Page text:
The cross-(de)focusing effect from the molecular alignment could be adjusted by changing the intensity of the pump pulse, which could be used to continuously control the probe filament. As shown in Fig. 3
Fig. 3 The measured probe filament channels with different pump intensities in air for molecular alignment revival at delay-B. The dashed and solid curves stand for the cases when the pump pulse is turned off and turned on, respectively.
, for the perpendicular alignment revival at delay-B, the length of the probe filament channel decreased gradually as the decreasing pump energy from 1.4 to 1.1 mJ. According to the decreased cross-defocusing effect from the perpendicularly orientated molecules, the onset positions of the probe filament moved backward as the pump intensity decreased. No noticeable elongation of the probe filament was observed when the pump energy was lower than 1.0 mJ for the negligible influence of the molecular alignment.

In the above discussion, the observed filament elongation was a combined contribution of molecular N2 and O2 in air, especially at delay-B where the longest filament channel was observed. In order to individually show the molecular alignment effect of N2 and O2 on the filament length control, we then tuned the probe pulse to the half revivals of molecular N2 and O2 in air around 4.2 and 5.8 ps, respectively. The measured probe filaments were shown in Fig. 4
Fig. 4 The measured probe filament channel when it is tuned to match the individual revivals of molecular (a) N2 and (b) O2 in air, and random orientation (labeled as r). The energies of the pump and probe pulses were 1.43 and 2.26 mJ, respectively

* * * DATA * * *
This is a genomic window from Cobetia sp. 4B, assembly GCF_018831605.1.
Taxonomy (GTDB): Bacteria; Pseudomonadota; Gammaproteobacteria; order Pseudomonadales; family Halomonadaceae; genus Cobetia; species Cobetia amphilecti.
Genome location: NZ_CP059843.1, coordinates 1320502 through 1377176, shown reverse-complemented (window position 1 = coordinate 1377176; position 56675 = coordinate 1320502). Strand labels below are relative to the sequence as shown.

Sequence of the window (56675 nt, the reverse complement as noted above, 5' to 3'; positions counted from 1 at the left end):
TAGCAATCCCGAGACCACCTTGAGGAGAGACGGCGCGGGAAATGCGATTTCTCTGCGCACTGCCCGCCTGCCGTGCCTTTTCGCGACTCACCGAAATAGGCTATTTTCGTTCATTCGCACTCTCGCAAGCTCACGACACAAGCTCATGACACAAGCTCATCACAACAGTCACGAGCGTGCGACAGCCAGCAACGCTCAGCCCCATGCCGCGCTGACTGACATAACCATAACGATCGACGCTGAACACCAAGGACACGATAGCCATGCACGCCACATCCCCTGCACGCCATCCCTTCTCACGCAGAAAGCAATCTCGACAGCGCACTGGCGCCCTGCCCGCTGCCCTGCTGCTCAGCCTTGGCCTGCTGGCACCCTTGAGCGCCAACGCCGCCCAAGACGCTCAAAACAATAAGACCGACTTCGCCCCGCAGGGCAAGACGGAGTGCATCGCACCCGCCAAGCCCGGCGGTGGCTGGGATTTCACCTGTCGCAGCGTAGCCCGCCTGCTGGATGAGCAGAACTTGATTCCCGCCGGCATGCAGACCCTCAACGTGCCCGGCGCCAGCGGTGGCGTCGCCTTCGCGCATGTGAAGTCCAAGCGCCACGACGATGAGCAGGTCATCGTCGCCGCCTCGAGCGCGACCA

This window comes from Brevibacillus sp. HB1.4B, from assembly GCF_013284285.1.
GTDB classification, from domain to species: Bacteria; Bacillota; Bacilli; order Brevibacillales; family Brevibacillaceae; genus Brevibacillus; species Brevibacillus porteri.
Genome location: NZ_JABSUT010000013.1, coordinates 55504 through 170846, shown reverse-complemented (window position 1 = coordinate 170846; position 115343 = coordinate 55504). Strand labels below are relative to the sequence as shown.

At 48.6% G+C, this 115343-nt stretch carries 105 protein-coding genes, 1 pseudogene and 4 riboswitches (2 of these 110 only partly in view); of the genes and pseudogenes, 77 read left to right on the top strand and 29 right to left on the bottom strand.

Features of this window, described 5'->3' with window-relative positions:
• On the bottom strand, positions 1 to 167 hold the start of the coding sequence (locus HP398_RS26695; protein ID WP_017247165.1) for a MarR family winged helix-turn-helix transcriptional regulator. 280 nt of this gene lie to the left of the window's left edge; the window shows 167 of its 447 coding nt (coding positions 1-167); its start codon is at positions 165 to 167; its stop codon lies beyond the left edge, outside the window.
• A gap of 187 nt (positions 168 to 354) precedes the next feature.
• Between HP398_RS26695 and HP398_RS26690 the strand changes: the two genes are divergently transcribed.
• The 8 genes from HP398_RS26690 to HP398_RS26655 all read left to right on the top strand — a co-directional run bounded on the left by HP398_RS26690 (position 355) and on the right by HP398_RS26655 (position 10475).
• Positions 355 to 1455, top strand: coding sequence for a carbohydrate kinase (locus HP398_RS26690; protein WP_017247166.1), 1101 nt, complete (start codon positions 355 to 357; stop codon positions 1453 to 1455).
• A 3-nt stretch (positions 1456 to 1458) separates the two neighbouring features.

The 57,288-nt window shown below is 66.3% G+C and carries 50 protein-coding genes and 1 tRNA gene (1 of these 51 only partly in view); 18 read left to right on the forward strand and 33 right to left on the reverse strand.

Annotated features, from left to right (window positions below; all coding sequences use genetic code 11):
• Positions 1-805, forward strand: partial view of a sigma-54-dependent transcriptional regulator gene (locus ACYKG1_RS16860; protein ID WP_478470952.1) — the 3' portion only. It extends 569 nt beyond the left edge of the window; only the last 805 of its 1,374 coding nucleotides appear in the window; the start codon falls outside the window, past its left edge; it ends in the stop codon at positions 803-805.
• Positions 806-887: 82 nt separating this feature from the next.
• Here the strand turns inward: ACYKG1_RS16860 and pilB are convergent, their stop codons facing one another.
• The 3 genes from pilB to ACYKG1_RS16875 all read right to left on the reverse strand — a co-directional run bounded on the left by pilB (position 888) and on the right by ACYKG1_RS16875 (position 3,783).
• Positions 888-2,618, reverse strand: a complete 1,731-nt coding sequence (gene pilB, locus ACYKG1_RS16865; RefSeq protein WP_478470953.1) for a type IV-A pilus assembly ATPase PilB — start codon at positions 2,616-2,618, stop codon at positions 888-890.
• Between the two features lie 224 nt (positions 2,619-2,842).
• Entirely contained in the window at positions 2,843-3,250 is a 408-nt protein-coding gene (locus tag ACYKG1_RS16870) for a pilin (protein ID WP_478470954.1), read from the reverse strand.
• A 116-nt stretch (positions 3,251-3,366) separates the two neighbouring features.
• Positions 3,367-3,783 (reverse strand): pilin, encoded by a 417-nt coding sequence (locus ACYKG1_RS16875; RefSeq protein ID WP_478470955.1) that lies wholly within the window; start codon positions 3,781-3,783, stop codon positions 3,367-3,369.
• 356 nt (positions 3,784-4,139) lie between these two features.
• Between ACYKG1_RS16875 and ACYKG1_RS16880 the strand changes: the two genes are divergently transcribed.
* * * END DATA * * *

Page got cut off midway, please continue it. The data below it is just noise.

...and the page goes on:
. Similar to the above observations around 8.0~9.0 ps, the movement of the onset positions of the probe filament due to the cross-(de)focusing effect from the plasma and molecular alignment revivals were also observed. As compared to molecular O2, the change of the onset position of the probe filament was more significant around the molecular alignment of N2. This was consistent with the fact that much more N2 (~80%) are contained than O2 (~20%) in air, which therefore influenced the probe filament more drastically. Correspondingly, the probe filament elongation was more significant around the perpendicular alignment revival of N2 at delay-D than that of O2 at delay-F, which both were shorter than that at delay-B (as shown in Fig. 2) where the molecular alignment revival of N2 and O2 cooperated together to dominate the probe filament.

Figure 5
Fig. 5 The measured fluorescence intensity variations of the probe filament in air at the propagation distances of (a, b) 20, and (c, d) 50 cm as a function of the time delay.
shows the measured fluorescence intensity variations of the probe filament at different propagation distances as a function of the pump-probe time delay. As shown in Figs. 5(a) and 5(b) around the onset positions of the probe filament at a propagation distance of 20 cm, the fluorescence intensity decreased at delays D and F, and increased at delays E and G, which were in accordance with the forward and backward movements of the onset positions of the probe filament (Fig. 4). As shown in Figs. 5(c) and 5(d) at a propagation distance of 50 cm, the fluorescence intensity of the probe filament channel was increased only at delays D and F, indicating that the probe filament channels were significantly elongated only at these time delays with perpendicular orientated N2/O2 molecules.

4. Conclusion

Acknowledgments

This work was funded in part by National Natural Science Fund (10990101 & 10525416 & 10804032), National Key Project for Basic Research (2006CB806005), Projects from Shanghai Science and Technology Commission (08ZR1407100 & 09QA1402000), and Shanghai Educational Development Foundation (2008CG29).